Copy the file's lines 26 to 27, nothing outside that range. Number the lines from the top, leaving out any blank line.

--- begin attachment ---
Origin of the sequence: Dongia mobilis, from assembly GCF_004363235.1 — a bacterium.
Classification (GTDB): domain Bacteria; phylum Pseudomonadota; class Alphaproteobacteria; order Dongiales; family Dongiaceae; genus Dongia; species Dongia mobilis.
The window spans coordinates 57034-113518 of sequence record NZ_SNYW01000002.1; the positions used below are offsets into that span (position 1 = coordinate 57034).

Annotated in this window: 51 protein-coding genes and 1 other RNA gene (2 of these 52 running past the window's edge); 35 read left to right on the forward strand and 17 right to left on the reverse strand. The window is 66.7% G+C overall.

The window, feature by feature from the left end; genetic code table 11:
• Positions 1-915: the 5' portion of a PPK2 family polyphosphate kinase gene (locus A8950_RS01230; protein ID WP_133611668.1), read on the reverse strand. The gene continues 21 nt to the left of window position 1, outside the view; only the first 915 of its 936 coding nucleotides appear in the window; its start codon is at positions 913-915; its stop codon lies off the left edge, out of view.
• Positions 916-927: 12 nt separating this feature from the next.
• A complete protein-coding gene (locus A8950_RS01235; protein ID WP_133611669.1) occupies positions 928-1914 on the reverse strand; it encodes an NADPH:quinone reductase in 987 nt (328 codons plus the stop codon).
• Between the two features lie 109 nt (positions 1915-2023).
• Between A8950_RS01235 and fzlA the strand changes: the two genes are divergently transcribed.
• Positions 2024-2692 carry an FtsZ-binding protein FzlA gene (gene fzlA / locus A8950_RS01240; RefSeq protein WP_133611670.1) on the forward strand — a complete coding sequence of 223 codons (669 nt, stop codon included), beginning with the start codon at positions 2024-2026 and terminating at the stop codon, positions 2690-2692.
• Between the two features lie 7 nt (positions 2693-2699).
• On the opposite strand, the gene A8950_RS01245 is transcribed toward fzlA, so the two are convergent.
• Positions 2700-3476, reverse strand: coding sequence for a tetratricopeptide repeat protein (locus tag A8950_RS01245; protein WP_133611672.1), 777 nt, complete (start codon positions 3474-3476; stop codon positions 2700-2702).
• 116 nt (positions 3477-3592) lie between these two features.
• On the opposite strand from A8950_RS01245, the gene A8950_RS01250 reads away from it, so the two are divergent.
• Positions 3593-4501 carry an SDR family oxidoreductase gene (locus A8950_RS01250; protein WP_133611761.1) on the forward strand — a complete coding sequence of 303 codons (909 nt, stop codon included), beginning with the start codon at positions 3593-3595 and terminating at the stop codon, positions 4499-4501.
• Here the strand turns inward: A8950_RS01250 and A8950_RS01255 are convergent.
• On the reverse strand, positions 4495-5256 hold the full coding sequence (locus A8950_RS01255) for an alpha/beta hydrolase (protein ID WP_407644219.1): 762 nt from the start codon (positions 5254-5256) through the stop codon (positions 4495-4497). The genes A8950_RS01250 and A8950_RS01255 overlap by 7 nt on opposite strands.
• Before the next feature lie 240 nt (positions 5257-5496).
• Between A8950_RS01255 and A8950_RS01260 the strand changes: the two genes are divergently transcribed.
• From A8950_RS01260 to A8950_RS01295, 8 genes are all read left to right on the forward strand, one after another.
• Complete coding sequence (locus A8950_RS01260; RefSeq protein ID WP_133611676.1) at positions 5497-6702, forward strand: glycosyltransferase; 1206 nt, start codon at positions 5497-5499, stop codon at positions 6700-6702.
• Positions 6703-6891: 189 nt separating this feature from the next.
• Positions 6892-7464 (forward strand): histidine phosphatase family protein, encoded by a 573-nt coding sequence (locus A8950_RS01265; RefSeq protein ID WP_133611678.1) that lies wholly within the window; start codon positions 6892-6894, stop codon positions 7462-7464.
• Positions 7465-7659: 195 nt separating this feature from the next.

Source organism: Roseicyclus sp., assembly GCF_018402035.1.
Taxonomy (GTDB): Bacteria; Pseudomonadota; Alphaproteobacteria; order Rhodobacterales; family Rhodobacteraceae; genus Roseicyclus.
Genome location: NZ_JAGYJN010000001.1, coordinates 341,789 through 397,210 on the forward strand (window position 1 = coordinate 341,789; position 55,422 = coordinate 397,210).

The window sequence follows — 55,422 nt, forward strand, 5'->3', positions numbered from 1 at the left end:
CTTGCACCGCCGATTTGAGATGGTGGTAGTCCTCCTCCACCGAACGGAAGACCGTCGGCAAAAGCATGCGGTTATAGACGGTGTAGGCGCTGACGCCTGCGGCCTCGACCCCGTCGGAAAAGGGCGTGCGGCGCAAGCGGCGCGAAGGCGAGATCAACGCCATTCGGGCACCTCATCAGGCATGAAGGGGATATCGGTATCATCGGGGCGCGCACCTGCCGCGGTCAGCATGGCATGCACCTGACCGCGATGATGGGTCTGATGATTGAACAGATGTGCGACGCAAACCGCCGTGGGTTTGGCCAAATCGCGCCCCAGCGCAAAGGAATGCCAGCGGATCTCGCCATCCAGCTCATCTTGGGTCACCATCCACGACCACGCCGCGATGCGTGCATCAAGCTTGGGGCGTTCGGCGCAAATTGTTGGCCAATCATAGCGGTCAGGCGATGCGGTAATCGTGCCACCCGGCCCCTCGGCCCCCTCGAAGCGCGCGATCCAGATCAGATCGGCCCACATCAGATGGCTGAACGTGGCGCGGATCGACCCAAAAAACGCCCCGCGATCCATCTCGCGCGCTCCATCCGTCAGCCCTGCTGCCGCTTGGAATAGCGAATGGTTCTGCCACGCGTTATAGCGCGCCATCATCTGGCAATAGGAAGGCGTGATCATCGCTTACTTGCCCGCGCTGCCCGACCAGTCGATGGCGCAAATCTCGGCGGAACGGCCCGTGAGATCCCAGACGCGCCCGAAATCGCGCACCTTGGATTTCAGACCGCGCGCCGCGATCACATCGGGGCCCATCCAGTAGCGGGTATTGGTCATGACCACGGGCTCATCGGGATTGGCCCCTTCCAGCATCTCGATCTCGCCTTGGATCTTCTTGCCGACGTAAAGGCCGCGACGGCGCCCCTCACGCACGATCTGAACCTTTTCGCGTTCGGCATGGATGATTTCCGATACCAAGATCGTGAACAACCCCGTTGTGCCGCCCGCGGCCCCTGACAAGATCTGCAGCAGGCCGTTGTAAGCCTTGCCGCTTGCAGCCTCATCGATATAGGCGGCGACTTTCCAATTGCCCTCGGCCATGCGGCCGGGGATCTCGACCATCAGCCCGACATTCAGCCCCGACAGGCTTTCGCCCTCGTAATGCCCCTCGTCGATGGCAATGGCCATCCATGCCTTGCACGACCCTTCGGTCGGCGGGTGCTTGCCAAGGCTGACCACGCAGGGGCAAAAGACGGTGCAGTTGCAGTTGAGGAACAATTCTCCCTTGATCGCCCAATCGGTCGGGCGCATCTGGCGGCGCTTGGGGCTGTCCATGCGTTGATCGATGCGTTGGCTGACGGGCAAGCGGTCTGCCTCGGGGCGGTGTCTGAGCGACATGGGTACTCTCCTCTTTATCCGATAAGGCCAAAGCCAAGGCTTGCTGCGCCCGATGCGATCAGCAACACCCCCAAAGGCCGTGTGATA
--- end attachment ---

• Positions 7465-7659: 195 nt separating this feature from the next.

Source organism: Roseicyclus sp., assembly GCF_018402035.1.